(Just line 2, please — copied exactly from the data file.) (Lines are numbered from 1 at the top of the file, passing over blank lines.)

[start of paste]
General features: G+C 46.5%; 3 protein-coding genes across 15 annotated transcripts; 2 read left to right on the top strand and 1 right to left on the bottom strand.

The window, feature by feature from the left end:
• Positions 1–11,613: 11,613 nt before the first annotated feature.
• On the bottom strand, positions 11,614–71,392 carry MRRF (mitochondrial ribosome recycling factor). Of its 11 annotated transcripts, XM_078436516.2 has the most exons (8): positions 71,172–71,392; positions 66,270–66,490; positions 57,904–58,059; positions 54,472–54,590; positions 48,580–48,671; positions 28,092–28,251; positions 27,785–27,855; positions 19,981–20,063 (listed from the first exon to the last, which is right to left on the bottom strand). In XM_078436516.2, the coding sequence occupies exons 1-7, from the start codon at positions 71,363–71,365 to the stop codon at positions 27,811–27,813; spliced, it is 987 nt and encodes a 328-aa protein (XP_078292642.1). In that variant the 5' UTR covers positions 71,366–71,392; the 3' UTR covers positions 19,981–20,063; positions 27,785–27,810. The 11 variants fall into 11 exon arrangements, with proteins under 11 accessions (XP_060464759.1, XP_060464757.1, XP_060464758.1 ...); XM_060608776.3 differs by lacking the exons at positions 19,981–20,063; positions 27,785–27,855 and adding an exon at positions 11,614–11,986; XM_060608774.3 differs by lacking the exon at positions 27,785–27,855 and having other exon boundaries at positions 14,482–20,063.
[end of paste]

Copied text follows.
The window, feature by feature from the left end: